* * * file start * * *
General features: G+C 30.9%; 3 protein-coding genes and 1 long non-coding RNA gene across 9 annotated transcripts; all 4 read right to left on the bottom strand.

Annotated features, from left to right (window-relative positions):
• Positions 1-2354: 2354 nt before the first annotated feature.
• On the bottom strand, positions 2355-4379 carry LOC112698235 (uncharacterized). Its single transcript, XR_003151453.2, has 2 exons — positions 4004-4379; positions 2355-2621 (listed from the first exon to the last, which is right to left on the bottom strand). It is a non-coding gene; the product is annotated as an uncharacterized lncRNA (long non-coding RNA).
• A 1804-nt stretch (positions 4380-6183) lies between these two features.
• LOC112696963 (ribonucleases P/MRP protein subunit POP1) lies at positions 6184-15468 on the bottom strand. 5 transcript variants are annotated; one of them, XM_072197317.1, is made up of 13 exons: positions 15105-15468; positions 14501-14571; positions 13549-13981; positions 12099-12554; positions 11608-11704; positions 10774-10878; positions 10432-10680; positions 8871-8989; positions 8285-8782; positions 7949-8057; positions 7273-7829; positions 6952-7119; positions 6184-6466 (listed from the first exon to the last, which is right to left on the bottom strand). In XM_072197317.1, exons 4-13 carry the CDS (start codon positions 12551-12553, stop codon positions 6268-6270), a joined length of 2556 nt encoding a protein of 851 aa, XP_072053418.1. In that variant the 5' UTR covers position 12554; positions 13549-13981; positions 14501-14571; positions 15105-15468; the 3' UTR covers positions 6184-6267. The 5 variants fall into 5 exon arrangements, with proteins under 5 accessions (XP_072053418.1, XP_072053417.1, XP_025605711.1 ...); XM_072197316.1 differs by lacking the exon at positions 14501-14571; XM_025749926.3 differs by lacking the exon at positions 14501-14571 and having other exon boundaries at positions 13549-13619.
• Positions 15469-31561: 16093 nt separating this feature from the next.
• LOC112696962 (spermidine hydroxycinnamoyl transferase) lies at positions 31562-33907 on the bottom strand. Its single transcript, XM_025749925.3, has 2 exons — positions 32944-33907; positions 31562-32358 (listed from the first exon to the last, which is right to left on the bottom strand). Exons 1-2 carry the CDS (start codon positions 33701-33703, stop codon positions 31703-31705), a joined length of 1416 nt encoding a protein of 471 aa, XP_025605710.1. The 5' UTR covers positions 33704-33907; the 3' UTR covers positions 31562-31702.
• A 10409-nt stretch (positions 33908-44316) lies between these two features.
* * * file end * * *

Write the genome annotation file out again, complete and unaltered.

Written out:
General features: G+C 30.9%; 3 protein-coding genes and 1 long non-coding RNA gene across 9 annotated transcripts; all 4 read right to left on the bottom strand.

Annotated features, from left to right (window-relative positions):
• Positions 1-2354: 2354 nt before the first annotated feature.
• On the bottom strand, positions 2355-4379 carry LOC112698235 (uncharacterized). Its single transcript, XR_003151453.2, has 2 exons — positions 4004-4379; positions 2355-2621 (listed from the first exon to the last, which is right to left on the bottom strand). It is a non-coding gene; the product is annotated as an uncharacterized lncRNA (long non-coding RNA).
• A 1804-nt stretch (positions 4380-6183) lies between these two features.
• LOC112696963 (ribonucleases P/MRP protein subunit POP1) lies at positions 6184-15468 on the bottom strand. 5 transcript variants are annotated; one of them, XM_072197317.1, is made up of 13 exons: positions 15105-15468; positions 14501-14571; positions 13549-13981; positions 12099-12554; positions 11608-11704; positions 10774-10878; positions 10432-10680; positions 8871-8989; positions 8285-8782; positions 7949-8057; positions 7273-7829; positions 6952-7119; positions 6184-6466 (listed from the first exon to the last, which is right to left on the bottom strand). In XM_072197317.1, exons 4-13 carry the CDS (start codon positions 12551-12553, stop codon positions 6268-6270), a joined length of 2556 nt encoding a protein of 851 aa, XP_072053418.1. In that variant the 5' UTR covers position 12554; positions 13549-13981; positions 14501-14571; positions 15105-15468; the 3' UTR covers positions 6184-6267. The 5 variants fall into 5 exon arrangements, with proteins under 5 accessions (XP_072053418.1, XP_072053417.1, XP_025605711.1 ...); XM_072197316.1 differs by lacking the exon at positions 14501-14571; XM_025749926.3 differs by lacking the exon at positions 14501-14571 and having other exon boundaries at positions 13549-13619.
• Positions 15469-31561: 16093 nt separating this feature from the next.
• LOC112696962 (spermidine hydroxycinnamoyl transferase) lies at positions 31562-33907 on the bottom strand. Its single transcript, XM_025749925.3, has 2 exons — positions 32944-33907; positions 31562-32358 (listed from the first exon to the last, which is right to left on the bottom strand). Exons 1-2 carry the CDS (start codon positions 33701-33703, stop codon positions 31703-31705), a joined length of 1416 nt encoding a protein of 471 aa, XP_025605710.1. The 5' UTR covers positions 33704-33907; the 3' UTR covers positions 31562-31702.
• A 10409-nt stretch (positions 33908-44316) lies between these two features.